Potential clinical correlates and risk factors for interatrial block

Vignendra Ariyarajah, Sirin Apiyasawat, Ranjani Moorthi, David H. Spodick

Research output: Contribution to journalArticle

24 Scopus citations


Background: Interatrial block (IAB; P wave ≥ 110 ms) denotes a conduction delay between the atria, is strongly associated with atrial tachyarrhythmias, left atrial enlargement, left atrial electromechanical dysfunction, and is a risk for embolism. Despite this, potential risk factors for IAB have not been clearly defined. Methods: Patients admitted via the Emergency Department for nonacute medical reasons to the nontelemetry general medical floors of a tertiary care general hospital from October to November 2004 were screened for sinus rhythm on electrocardiograms. Four hundred and four patients who met our criteria were then evaluated for IAB on respective electrocardiograms. All patients were subsequently compared for common diseases as well as coronary artery disease (CAD) risk factors and divided into two groups, those with IAB and those without (control). Mean age ± standard deviation, odds ratios (ORs), 95% confidence intervals (CIs), r values, and p values were calculated, p values <0.05 were considered statistically significant. Results: From the sample (n = 404), 182 patients had IAB (45%; mean age 64.32 ± 19.27 years; males 51.6%) while 222 did not (control). CAD (OR 3.150, 95% CI 2.05-4.83; p < 0.001, r = 0.3), hypertension (OR 2.918, 95% CI 1.85-4.60; p < 0.001, r = 0.2), diabetes mellitus (OR 2.542, 95% CI 1.62-3.97; p < 0.001, r = 0.1), and hypercholesterolemia (OR 1.823, 95% CI 1.22-2.74; p = 0.004, r = 0.2) were significant risk factors and correlates for IAB. Multivariate analysis using stepwise linear regression revealed these factors as direct correlates of IAB. Conclusion: CAD, hypertension, diabetes mellitus and hypercholesterolemia appear to be risk factors for IAB in general hospital patients admitted for nonacute reasons. Considering the known sequelae of IAB, awareness of its associations with such risk factors could be important for patient risk stratification.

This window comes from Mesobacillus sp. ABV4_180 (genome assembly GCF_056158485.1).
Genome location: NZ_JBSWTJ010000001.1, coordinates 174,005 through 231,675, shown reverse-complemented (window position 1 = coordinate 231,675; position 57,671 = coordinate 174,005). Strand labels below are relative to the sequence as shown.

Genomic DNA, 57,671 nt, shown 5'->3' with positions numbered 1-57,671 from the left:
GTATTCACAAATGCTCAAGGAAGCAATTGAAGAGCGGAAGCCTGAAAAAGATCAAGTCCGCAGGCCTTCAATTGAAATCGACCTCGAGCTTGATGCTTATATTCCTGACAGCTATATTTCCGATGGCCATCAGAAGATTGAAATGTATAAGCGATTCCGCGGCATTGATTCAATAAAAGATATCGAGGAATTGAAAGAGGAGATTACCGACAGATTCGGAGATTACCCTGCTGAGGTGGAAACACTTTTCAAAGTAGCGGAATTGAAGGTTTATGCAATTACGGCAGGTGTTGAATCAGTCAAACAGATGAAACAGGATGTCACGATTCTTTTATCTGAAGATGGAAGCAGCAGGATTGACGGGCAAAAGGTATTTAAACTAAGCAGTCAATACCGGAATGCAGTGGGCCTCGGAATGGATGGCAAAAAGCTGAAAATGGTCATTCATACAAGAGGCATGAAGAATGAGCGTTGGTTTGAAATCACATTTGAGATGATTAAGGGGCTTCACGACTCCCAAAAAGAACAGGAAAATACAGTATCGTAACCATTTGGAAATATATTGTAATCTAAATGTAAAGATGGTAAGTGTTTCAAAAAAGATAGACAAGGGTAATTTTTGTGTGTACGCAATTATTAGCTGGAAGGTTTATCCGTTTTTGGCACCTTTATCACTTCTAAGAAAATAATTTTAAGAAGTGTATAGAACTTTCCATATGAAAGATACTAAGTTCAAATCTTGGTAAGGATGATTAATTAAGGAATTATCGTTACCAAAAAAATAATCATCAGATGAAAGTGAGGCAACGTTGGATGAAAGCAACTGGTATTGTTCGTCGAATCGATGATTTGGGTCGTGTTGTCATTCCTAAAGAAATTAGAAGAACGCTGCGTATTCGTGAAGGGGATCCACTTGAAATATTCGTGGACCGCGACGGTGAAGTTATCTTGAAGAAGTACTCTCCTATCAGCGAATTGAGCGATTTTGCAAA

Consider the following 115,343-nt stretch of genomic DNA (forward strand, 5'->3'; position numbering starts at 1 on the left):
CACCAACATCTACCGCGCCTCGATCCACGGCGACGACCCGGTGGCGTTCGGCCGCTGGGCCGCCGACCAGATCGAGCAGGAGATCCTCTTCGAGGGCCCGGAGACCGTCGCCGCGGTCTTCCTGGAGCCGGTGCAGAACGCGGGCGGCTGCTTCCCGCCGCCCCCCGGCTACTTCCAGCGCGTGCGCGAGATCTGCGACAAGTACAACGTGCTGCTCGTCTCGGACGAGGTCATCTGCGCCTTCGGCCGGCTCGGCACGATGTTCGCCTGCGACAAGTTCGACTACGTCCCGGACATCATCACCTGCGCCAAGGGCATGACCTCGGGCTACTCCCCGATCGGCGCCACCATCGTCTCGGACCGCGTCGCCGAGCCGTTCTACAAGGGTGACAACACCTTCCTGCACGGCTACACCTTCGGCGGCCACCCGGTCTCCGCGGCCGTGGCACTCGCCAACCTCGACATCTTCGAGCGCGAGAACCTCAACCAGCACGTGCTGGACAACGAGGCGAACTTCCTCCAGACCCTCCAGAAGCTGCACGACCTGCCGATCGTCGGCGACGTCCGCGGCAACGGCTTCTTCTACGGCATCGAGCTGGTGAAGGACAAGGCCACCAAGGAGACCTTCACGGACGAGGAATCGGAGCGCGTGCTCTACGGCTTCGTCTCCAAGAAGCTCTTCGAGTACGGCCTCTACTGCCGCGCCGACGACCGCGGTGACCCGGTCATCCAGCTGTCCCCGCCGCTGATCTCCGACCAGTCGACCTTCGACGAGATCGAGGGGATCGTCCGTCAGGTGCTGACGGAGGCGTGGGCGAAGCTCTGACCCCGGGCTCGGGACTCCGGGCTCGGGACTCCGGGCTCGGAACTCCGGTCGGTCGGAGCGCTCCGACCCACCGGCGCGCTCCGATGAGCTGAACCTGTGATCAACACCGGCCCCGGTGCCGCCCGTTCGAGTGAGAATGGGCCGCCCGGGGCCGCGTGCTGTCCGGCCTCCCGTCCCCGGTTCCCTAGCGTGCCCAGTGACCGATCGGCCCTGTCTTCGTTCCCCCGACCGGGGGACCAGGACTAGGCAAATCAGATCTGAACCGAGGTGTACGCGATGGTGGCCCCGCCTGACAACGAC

Original languageEnglish (US)
Pages (from-to)213-218
Number of pages6
Issue number4
StatePublished - May 1 2006
Externally publishedYes


  • Coronary artery disease
  • Diabetes mellitus
  • Hypercholesterolemia
  • Interatrial block

ASJC Scopus subject areas

  • Cardiology and Cardiovascular Medicine
  • Pharmacology (medical)

Fingerprint Dive into the research topics of 'Potential clinical correlates and risk factors for interatrial block'. Together they form a unique fingerprint.

  • Cite this